There has been so much conversation about what will actually happen when Obamacare kicks in I thought you might want to see what their plans are. This is from CRS without any interpretation from me.
Effective by January 1, 2014
Maximum Out-of-Pocket Premium Payments Under PPACA by Family Size and federal poverty level. (Source: CRS)
▪ Insurers are prohibited from discriminating against or charging higher rates for any individuals based on gender or pre-existing medical conditions.
▪ Impose an annual penalty of $95, or up to 1% of income over the filing minimum, whichever is greater, on individuals who are not covered by an acceptable insurance policy; this will rise to a minimum of $695 ($2,085 for families), or 2.5% of income over the filing minimum, by 2016. Exemptions to the mandatory coverage provision and penalty are permitted for religious reasons or for those for whom the least expensive policy would exceed 8% of their income.
▪ Insurers are prohibited from establishing annual spending caps.
▪ In participating states, Medicaid eligibility is expanded; all individuals with income up to 133% of the poverty line qualify for coverage, including adults without dependent children. As written, PPACA withheld all Medicaid funding from states declining to participate in the expansion. However, the Supreme Court ruled, in National Federation of Independent Business v. Sebelius, that this withdrawal of funding was unconstitutionally coercive, and that individual states had the right to opt out of the Medicaid expansion without losing pre-existing Medicaid funding from the federal government. As of July 10, 2012, the governors of five states: Texas, Florida, Mississippi, Louisiana, and South Carolina, had announced that they would decline to participate in the Medicaid expansion.
▪ Two years of tax credits will be offered to qualified small businesses. In order to receive the full benefit of a 50% premium subsidy, the small business must have an average payroll per full-time equivalent (“FTE”) employee of no more than $25,000 and have no more than 10 FTEs. For the purposes of the calculation of FTEs, seasonal employees, and owners and their relations, are not considered. The subsidy is reduced by 3.35 percentage points per additional employee and 2 percentage points per additional $1,000 of average compensation. As an example, a 16 FTE firm with a $35,000 average salary would be entitled to a 10% premium subsidy.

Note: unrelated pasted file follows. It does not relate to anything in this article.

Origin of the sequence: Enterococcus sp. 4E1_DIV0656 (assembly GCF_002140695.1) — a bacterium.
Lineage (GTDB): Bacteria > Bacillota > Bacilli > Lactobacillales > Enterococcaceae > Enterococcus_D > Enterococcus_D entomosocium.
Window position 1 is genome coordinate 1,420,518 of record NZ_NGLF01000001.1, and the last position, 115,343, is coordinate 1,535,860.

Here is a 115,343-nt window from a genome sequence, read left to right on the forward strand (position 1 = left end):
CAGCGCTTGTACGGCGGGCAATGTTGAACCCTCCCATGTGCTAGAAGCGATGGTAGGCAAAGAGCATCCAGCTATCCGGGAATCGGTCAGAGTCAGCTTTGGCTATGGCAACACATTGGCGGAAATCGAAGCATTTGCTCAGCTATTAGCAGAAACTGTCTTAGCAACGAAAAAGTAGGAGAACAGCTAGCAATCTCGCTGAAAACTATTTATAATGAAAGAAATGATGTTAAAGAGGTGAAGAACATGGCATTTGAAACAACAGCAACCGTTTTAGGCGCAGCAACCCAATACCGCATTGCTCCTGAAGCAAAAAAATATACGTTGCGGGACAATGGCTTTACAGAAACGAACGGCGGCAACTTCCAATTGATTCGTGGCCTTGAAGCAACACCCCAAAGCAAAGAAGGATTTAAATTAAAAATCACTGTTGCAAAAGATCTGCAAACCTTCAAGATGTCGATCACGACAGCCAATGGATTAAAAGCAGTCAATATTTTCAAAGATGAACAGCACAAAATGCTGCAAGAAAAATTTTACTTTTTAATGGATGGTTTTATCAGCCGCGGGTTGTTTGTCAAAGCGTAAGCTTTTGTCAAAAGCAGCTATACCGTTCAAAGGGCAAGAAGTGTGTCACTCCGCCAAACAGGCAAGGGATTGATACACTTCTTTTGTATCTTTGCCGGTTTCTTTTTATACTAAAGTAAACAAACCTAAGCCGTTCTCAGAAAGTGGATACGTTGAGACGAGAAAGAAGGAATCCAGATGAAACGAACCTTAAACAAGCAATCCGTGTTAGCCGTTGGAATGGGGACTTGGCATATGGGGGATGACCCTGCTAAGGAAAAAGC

▪ Impose a $2,000 per employee penalty on employers with more than 50 employees who do not offer health insurance to their full-time workers (as amended by the reconciliation bill).
▪ For employer sponsored plans, set a maximum of $2,000 annual deductible for a plan covering a single individual or $4,000 annual deductible for any other plan (see 111HR3590ENR, section 1302). These limits can be increased under rules set in section 1302.
▪ The CLASS Act provision would have created a voluntary long-term care insurance program, but in October 2011 the Department of Health and Human Services announced that the provision was unworkable and would be dropped, although an Obama administration official later said the President does not support repealing this provision.
▪ Pay for new spending, in part, through spending and coverage cuts in Medicare Advantage, slowing the growth of Medicare provider payments (in part through the creation of a new Independent Payment Advisory Board), reducing Medicare and Medicaid drug reimbursement rate, cutting other Medicare and Medicaid spending.
▪ Revenue increases from a new $2,500 limit on tax-free contributions to flexible spending accounts (FSAs), which allow for payment of health costs.
▪ Establish health insurance exchanges, and subsidization of insurance premiums for individuals in households with income up to 400% of the poverty line. To qualify for the subsidy, the beneficiaries cannot be eligible for other acceptable coverage. Section 1401(36B) of PPACA explains that the subsidy will be provided as an advanceable, refundable tax credit and gives a formula for its calculation. Refundable tax credit is a way to provide government benefit to people even with no tax liability (example: Earned Income Credit). The formula was changed in the amendments (HR 4872) passed March 23, 2010, in section 1001. According to DHHS and CRS, in 2014 the income-based premium caps for a “silver” healthcare plan for family of four would be the following:
Health Insurance Premiums and Cost Sharing under PPACA for average family of 4.
Income % of federal poverty level
Premium Cap as a Share of Income Income $ (family of 4)a Max Annual Out-of-Pocket Premium Premium Savingsb Additional Cost-Sharing Subsidy
133% 3% of income $31,900 $992 $10,345 $5,040
150% 4% of income $33,075 $1,323 $9,918 $5,040
200% 6.3% of income $44,100 $2,778 $8,366 $4,000
250% 8.05% of income $55,125 $4,438 $6,597 $1,930
300% 9.5% of income $66,150 $6,284 $4,628 $1,480
350% 9.5% of income $77,175 $7,332 $3,512 $1,480
400% 9.5% of income $88,200 $8,379 $2,395 $1,480
a.^ Note: In 2016, the FPL is projected to equal about $11,800 for a single person and about $24,000 for family of four. See Subsidy Calculator for specific dollar amount. b.^ DHHS and CBO estimate the average annual premium cost in 2014 to be $11,328 for family of 4 without the reform.